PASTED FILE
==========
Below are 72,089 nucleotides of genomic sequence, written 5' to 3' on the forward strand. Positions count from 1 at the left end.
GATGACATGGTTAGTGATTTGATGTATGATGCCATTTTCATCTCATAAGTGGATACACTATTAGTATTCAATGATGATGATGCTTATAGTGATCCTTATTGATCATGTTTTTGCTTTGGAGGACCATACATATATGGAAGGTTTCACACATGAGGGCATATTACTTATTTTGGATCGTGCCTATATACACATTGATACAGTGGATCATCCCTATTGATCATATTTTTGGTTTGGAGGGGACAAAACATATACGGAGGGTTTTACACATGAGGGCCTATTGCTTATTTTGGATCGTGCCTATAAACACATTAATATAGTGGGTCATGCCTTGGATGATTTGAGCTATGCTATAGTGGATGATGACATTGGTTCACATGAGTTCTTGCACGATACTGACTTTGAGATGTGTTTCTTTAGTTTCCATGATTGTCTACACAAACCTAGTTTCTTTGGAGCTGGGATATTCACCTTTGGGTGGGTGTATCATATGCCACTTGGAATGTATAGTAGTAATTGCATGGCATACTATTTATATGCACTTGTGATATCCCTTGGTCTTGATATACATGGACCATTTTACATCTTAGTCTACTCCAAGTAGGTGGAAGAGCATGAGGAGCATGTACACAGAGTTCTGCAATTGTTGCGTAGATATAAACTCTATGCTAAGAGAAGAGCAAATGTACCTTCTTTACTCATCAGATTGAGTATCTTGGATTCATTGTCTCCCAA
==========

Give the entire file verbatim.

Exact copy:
Below are 72,089 nucleotides of genomic sequence, written 5' to 3' on the forward strand. Positions count from 1 at the left end.
GATGACATGGTTAGTGATTTGATGTATGATGCCATTTTCATCTCATAAGTGGATACACTATTAGTATTCAATGATGATGATGCTTATAGTGATCCTTATTGATCATGTTTTTGCTTTGGAGGACCATACATATATGGAAGGTTTCACACATGAGGGCATATTACTTATTTTGGATCGTGCCTATATACACATTGATACAGTGGATCATCCCTATTGATCATATTTTTGGTTTGGAGGGGACAAAACATATACGGAGGGTTTTACACATGAGGGCCTATTGCTTATTTTGGATCGTGCCTATAAACACATTAATATAGTGGGTCATGCCTTGGATGATTTGAGCTATGCTATAGTGGATGATGACATTGGTTCACATGAGTTCTTGCACGATACTGACTTTGAGATGTGTTTCTTTAGTTTCCATGATTGTCTACACAAACCTAGTTTCTTTGGAGCTGGGATATTCACCTTTGGGTGGGTGTATCATATGCCACTTGGAATGTATAGTAGTAATTGCATGGCATACTATTTATATGCACTTGTGATATCCCTTGGTCTTGATATACATGGACCATTTTACATCTTAGTCTACTCCAAGTAGGTGGAAGAGCATGAGGAGCATGTACACAGAGTTCTGCAATTGTTGCGTAGATATAAACTCTATGCTAAGAGAAGAGCAAATGTACCTTCTTTACTCATCAGATTGAGTATCTTGGATTCATTGTCTCCCAA